A few years ago the Michigan city of Grand Rapids was awarded the title of Beer City, USA — a momentous honor that celebrates the city's bevy of craft breweries and a gentry that love drinking them.
Now, the city is being recognized for something a little less ... lively.
In a data analysis of 300 U.S. cities, Grand Rapids was named the best place in the country to die.
So, what does that mean exactly? Well, it means, in essence, that more dying people are given hospice care for a longer duration of time in Grand Rapids than in any other place in the country. It also means those people are given hospice care at home, where they will ultimately die.
In a study published in the Washington Post
, two researchers evaluated the 300 cities based on seven markers of end-of-life care quality, which includes hospital deaths, hospice use, and the number of doctors a person sees in their last year of life.
A variety of factors probably contribute to our findings. Hospice, which for 35 years has provided team-based care, usually at home, to those nearing the end of life and remains enormously successful and popular, is underutilized. Most people enroll in hospice fewer than 20 days before death, despite a Medicare benefit that allows patients to stay for up to six months. Hospice enrollment has been shown to be highly dependent on the type of doctor that you see. In fact, one study among cancer patients with poor prognoses showed that physician characteristics (specialty, experience with practicing in an inpatient setting, experience at hospitals, etc.) mattered much more than patient characteristics (age, gender, race, etc.) in determining whether patients enrolled in hospice. For example, oncologists and doctors practicing at nonprofit hospitals were far more likely than other doctors to recommend hospice.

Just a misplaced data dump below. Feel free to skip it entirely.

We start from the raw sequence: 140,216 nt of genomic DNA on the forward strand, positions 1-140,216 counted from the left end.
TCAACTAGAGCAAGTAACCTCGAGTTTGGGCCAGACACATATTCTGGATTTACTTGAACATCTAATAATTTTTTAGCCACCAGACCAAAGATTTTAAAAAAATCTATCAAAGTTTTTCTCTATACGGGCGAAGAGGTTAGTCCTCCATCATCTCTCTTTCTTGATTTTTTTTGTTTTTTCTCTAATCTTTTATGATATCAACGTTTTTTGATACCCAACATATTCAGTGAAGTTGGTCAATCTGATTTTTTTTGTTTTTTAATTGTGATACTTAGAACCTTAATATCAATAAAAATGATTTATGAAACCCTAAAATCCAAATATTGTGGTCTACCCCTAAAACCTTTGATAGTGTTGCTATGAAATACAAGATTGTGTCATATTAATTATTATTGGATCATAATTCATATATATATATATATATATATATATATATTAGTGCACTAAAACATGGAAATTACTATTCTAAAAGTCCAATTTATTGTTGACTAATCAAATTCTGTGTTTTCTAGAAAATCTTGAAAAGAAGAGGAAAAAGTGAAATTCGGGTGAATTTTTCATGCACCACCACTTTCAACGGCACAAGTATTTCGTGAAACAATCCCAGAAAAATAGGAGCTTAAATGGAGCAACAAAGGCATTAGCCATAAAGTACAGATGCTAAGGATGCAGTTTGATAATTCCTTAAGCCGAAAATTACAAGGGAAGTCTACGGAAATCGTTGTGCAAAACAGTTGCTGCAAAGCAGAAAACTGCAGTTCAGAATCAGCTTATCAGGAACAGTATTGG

Two other Michigan cities — Petoskey and St. Joseph — also made the top ten list. The Bronx, Manhattan, and St. Petersburg, Fl. were named the worst places in America to die.